Gear Guy

Gel Kayano 13 Running Shoe     Photo: courtesy, Asics

Q:

Can a super-cushy running shoe alleviate heel pain?

I have a modest build and run three times per week on mostly hard surfaces. Recently, after every session I’ve developed persistent heel pain. Any suggestion on a good running shoe that offers outstanding cushioning? Rich New York, New York

A:Well, for starters, it sounds like you have a foot problem–not a shoe problem. Maybe you injured your foot, probably from hammering it into hard roadways. You could be suffering from plantar fasciitis, bursitis, or even achilles heel tendinitis. So far starters, I’d stay get off the running paths for a week or two, icing the sore area regularly (just rub an ice cube on it until the cube melts, or do same thing with two cubes back to back). Then, if you can run pain-free, slowly build your miles back up while trying to stay off the concrete or asphalt if you possibly can. If the pain persists, see a sports medicine doctor. I am NOT a sports medicine doc.

Besides, cushioned shoes may not be the answer. They have extra cushioning, it’s true, but that usually comes at the price of stability. So you could get a shoe that does indeed help with the heel issue, but that causes some other problem if you have any issues with over-pronation or over-supination.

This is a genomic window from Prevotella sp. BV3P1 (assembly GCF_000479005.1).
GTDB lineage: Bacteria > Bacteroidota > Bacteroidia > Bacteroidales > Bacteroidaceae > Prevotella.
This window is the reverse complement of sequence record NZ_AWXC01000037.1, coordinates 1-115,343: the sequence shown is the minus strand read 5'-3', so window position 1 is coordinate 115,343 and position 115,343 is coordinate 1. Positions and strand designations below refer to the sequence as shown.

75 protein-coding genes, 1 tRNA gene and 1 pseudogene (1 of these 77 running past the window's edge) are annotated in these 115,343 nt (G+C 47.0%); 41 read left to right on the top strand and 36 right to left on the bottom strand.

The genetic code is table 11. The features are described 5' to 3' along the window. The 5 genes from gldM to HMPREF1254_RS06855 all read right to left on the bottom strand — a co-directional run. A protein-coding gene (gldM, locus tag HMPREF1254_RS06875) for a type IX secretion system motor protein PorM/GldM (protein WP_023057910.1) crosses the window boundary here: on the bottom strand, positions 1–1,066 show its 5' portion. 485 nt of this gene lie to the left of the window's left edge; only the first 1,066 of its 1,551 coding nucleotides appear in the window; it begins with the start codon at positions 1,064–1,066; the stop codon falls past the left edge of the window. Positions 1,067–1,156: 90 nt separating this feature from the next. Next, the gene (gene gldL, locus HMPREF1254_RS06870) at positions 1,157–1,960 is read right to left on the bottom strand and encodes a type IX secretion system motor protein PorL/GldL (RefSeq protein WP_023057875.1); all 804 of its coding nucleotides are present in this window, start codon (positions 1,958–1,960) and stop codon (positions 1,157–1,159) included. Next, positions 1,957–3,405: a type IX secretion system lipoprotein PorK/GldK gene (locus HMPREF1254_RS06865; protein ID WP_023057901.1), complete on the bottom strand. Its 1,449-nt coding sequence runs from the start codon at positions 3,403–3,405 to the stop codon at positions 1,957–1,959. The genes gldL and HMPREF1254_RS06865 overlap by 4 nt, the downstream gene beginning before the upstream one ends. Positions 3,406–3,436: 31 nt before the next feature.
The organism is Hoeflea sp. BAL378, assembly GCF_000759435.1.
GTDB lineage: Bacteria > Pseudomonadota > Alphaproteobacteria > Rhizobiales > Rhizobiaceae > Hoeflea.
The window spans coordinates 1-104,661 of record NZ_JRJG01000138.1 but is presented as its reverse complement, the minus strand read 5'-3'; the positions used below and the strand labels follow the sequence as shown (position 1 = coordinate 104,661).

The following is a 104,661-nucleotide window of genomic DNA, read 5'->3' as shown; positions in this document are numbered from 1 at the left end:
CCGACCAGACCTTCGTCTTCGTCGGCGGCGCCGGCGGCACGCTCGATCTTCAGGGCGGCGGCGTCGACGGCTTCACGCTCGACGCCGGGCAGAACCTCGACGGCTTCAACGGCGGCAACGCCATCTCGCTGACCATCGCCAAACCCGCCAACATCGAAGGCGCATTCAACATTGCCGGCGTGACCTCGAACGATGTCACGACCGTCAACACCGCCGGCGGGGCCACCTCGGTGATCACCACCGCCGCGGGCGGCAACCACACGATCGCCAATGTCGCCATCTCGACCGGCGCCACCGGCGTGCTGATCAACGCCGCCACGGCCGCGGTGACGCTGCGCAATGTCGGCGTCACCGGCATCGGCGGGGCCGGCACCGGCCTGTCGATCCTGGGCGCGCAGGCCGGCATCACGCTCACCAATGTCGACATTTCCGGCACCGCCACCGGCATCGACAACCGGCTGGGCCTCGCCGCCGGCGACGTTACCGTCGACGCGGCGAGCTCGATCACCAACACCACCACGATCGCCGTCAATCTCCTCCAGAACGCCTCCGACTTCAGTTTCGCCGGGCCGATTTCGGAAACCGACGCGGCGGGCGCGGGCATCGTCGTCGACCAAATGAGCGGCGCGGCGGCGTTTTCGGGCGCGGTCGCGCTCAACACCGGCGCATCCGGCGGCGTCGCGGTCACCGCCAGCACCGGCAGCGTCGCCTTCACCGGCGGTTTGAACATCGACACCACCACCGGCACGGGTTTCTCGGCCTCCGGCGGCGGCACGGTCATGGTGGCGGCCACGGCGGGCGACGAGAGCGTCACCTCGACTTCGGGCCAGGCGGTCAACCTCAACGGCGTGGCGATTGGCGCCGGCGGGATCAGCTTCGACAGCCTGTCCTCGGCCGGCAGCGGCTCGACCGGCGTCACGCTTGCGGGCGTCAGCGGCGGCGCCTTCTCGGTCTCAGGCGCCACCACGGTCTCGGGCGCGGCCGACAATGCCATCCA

With your frame, you don’t need a super-cushioning shoe, in my view. Try something like the Adidas Supernova Cushion ($85; adidas.com). It uses a polyurethane cushioning material (AdiPrene), which should provide a good combination of cushioning and durability. And it is built on a slip last, which is the best fit for most feet. I’m also a big fan of Asics shoes, such as the Gel Kayano 13 ($135; asics.com), which offers lots of cushioning in a stable shoe. New Balance are excellent as well; the 1060 ($110; newbalance.com) is a highly cushioned shoe, but New Balance always makes sure their shoes are stable, too. “Stable" in this case means they’ll support a neutral foot. They aren’t “motion control" shoes, which actively counter a foot’s tendency to skew one way or the other.

It may be that you should see a podiatrist for an orthotic for extra support for your heel area. But I think with some conservative treatment and good shoes, you’ll soon be running pain-free.

The Gear Guy reports from 2007 Winter Outdoor Retailer, the bi-annual gearapalooza in Salt Lake City. Check out his top picks for gear to watch in 2007.

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